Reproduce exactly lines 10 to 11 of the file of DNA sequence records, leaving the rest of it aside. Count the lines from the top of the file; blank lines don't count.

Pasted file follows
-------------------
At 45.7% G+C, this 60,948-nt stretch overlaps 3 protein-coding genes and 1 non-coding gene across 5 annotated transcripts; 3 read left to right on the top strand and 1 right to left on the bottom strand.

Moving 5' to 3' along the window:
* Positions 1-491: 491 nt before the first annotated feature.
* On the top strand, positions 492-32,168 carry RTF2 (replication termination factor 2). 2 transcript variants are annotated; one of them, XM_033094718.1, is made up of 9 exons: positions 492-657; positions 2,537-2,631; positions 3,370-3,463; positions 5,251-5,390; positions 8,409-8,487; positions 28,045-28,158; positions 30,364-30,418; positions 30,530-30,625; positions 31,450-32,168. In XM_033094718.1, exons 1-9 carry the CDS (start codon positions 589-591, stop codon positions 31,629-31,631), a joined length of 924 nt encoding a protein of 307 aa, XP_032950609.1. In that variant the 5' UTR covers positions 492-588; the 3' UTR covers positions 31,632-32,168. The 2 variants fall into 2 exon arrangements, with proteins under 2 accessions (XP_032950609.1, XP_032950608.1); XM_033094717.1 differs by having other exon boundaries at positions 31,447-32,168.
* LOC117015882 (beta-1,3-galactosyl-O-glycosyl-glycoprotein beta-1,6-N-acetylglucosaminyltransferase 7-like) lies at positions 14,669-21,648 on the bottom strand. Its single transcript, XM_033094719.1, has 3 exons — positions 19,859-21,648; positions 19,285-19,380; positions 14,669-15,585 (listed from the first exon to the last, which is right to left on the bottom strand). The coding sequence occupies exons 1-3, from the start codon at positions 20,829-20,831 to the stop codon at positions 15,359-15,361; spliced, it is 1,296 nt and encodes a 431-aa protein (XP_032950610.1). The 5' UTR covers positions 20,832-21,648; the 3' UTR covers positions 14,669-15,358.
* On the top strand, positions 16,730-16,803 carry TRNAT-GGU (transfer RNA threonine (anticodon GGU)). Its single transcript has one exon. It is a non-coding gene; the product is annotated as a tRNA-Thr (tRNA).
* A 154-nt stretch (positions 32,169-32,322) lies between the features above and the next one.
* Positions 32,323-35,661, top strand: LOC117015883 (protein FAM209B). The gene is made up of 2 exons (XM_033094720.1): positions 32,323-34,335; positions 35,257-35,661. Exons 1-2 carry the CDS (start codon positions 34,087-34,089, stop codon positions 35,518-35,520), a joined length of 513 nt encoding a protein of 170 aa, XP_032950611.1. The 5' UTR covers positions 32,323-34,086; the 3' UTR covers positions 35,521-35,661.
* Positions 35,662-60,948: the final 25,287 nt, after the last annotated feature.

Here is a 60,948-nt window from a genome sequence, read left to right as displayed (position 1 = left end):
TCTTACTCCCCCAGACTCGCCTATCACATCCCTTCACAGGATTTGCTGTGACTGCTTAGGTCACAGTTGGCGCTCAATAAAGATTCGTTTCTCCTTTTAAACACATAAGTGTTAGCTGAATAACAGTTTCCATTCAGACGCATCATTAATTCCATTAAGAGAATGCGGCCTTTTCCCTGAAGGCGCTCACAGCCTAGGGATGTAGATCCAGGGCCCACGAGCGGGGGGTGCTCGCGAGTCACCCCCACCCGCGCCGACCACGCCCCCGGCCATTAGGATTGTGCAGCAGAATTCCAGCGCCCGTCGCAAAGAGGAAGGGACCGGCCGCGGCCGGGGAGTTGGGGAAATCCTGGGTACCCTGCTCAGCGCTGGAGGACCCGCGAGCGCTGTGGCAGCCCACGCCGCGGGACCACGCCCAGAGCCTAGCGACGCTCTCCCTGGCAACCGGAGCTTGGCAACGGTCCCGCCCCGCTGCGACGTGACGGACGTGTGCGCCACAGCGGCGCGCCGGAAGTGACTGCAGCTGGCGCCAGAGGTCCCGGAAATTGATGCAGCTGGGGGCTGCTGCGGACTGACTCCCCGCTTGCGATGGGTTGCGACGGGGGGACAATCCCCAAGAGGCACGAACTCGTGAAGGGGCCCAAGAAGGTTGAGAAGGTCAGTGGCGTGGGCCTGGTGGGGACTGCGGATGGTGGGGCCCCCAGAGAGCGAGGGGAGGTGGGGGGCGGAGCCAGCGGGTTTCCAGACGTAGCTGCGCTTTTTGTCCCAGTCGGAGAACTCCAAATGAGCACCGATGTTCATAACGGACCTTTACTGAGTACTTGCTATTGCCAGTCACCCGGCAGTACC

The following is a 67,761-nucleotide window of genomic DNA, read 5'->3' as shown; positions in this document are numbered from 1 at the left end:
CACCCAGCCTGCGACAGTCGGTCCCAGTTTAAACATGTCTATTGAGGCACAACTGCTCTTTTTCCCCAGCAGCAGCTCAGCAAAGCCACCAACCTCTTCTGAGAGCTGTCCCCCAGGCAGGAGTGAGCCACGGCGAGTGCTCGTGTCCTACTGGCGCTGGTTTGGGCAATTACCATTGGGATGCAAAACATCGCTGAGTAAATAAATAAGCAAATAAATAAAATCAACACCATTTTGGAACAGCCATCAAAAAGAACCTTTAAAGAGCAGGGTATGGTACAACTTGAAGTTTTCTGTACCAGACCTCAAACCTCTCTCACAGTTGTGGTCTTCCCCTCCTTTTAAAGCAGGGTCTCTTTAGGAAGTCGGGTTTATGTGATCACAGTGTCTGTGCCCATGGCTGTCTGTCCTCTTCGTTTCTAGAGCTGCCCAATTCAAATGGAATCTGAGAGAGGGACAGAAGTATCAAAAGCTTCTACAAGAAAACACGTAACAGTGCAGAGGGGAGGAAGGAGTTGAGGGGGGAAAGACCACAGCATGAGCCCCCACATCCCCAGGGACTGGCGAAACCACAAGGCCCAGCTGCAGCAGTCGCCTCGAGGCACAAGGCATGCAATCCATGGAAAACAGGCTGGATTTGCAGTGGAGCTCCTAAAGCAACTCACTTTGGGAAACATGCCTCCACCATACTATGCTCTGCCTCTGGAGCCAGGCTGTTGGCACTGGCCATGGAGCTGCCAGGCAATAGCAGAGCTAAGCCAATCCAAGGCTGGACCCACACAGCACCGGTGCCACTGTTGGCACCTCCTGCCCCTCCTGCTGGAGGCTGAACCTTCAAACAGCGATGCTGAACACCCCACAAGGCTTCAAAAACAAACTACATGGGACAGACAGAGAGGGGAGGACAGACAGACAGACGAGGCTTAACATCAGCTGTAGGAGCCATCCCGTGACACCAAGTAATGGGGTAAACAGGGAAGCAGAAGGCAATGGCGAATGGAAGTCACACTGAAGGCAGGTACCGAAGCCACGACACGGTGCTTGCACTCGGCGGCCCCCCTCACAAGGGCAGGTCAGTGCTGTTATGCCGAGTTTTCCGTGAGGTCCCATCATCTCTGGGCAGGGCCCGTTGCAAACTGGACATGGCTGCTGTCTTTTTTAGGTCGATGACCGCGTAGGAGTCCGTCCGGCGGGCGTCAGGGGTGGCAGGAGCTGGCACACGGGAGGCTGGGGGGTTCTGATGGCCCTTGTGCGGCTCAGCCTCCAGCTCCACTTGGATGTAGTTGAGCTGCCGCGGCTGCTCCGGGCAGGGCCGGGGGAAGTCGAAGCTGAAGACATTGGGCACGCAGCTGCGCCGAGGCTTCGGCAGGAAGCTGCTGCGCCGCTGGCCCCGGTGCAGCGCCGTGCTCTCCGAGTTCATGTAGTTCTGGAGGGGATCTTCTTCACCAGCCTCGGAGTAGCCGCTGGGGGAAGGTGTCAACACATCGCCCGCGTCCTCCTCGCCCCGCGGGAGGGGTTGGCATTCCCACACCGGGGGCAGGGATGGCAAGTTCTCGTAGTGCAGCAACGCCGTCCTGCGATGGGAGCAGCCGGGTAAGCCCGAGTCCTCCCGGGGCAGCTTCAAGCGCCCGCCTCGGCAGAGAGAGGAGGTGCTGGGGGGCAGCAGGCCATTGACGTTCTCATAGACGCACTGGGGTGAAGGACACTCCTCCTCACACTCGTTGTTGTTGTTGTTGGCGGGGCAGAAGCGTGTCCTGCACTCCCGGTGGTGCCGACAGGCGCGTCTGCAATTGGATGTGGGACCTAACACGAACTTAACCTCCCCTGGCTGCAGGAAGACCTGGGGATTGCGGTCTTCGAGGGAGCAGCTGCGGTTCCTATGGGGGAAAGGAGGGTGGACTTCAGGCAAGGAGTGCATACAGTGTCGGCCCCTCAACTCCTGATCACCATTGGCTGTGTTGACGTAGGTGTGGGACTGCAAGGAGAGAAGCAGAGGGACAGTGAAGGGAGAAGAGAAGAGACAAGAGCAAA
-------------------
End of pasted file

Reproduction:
Here is a 60,948-nt window from a genome sequence, read left to right as displayed (position 1 = left end):
TCTTACTCCCCCAGACTCGCCTATCACATCCCTTCACAGGATTTGCTGTGACTGCTTAGGTCACAGTTGGCGCTCAATAAAGATTCGTTTCTCCTTTTAAACACATAAGTGTTAGCTGAATAACAGTTTCCATTCAGACGCATCATTAATTCCATTAAGAGAATGCGGCCTTTTCCCTGAAGGCGCTCACAGCCTAGGGATGTAGATCCAGGGCCCACGAGCGGGGGGTGCTCGCGAGTCACCCCCACCCGCGCCGACCACGCCCCCGGCCATTAGGATTGTGCAGCAGAATTCCAGCGCCCGTCGCAAAGAGGAAGGGACCGGCCGCGGCCGGGGAGTTGGGGAAATCCTGGGTACCCTGCTCAGCGCTGGAGGACCCGCGAGCGCTGTGGCAGCCCACGCCGCGGGACCACGCCCAGAGCCTAGCGACGCTCTCCCTGGCAACCGGAGCTTGGCAACGGTCCCGCCCCGCTGCGACGTGACGGACGTGTGCGCCACAGCGGCGCGCCGGAAGTGACTGCAGCTGGCGCCAGAGGTCCCGGAAATTGATGCAGCTGGGGGCTGCTGCGGACTGACTCCCCGCTTGCGATGGGTTGCGACGGGGGGACAATCCCCAAGAGGCACGAACTCGTGAAGGGGCCCAAGAAGGTTGAGAAGGTCAGTGGCGTGGGCCTGGTGGGGACTGCGGATGGTGGGGCCCCCAGAGAGCGAGGGGAGGTGGGGGGCGGAGCCAGCGGGTTTCCAGACGTAGCTGCGCTTTTTGTCCCAGTCGGAGAACTCCAAATGAGCACCGATGTTCATAACGGACCTTTACTGAGTACTTGCTATTGCCAGTCACCCGGCAGTACC